LF Kelly SC, with DP de Jersey, for the first and second defendants
RA Holt SC, with SM Burke, for the third defendant
P Applegarth SC, with SS Monks, for the fourth defendant
A Musgrave for the seventh defendant
Creswicks Lawyers for the plaintiff
Thynne & Macartney for the first and second defendants
James Byrne & Rudz for the third defendant
DLA Phillips Fox for the fourth defendant
Barry & Nilsson for the seventh defendant
 McMURDO J: Last year in this case I struck out parts of the statement of claim and required other parts to be supported by the pleading of further facts. The plaintiff’s appeal against those orders was dismissed. The plaintiff filed an amended statement of claim and most of the defendants have applied to strike out parts of it, arguing that it does not cure the defects in its predecessor which were the subject of my judgment. Then shortly prior to the hearing of their application, the plaintiff filed a further amended statement of claim. The defendants have the same objections to that pleading and also object to certain parts of it which are new.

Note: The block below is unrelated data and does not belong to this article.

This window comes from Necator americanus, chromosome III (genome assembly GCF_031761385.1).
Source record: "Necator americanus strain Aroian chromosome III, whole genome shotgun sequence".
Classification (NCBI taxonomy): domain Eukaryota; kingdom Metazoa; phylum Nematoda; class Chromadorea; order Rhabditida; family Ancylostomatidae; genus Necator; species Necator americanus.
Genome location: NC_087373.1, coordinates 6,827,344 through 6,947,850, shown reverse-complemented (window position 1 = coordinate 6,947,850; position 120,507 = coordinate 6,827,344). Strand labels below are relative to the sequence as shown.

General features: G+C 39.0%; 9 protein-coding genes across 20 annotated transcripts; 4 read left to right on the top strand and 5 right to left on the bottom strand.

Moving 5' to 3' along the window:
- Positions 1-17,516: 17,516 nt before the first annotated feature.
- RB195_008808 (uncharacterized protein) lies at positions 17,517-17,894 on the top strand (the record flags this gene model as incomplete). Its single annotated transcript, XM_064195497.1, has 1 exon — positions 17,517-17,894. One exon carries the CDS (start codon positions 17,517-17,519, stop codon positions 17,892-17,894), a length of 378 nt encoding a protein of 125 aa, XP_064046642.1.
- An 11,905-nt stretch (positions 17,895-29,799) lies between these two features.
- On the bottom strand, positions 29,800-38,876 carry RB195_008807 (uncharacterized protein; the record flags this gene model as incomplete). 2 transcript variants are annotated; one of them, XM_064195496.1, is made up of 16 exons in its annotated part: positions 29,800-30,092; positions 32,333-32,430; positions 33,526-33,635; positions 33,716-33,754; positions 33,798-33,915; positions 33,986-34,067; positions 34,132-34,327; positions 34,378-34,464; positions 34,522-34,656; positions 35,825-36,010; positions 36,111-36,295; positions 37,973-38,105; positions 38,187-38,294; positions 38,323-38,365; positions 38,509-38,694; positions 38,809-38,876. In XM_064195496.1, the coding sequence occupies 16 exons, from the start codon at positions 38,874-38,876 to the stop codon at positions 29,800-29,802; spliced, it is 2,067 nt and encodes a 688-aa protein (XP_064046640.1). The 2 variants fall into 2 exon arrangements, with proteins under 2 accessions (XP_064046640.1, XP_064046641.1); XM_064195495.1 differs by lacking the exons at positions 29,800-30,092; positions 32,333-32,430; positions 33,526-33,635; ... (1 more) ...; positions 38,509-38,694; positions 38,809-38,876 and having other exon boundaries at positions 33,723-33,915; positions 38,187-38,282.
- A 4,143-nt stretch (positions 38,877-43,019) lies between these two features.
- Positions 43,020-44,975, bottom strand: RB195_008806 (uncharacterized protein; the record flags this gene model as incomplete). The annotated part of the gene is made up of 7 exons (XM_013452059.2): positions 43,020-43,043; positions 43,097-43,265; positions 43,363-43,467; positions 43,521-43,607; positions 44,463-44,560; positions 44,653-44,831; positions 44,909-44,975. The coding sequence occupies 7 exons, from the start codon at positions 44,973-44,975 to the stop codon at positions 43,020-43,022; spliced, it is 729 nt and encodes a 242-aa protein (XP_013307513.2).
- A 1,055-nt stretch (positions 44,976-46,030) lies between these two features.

Before going to the arguments, it is necessary to again summarise the plaintiff’s claims. In 2001 and 2002 the plaintiff developed land at Cleveland by the construction of a number of buildings now used for residential, retail and office purposes. Upon completion of that construction it caused the land to be subdivided by a layered community title scheme, and it then sold most of the lots. It remains the owner of a relatively small number of them. There is a principal scheme and three schemes for different parts of the development. They are described in my previous judgment. There are in all 54 residential apartments and three lots in the commercial centre which the plaintiff does not own. Twenty‑four of these residential lots are within a separate scheme for the stand alone building described in the arguments as building 4. The plaintiff remains the owner of 19 of the commercial lots.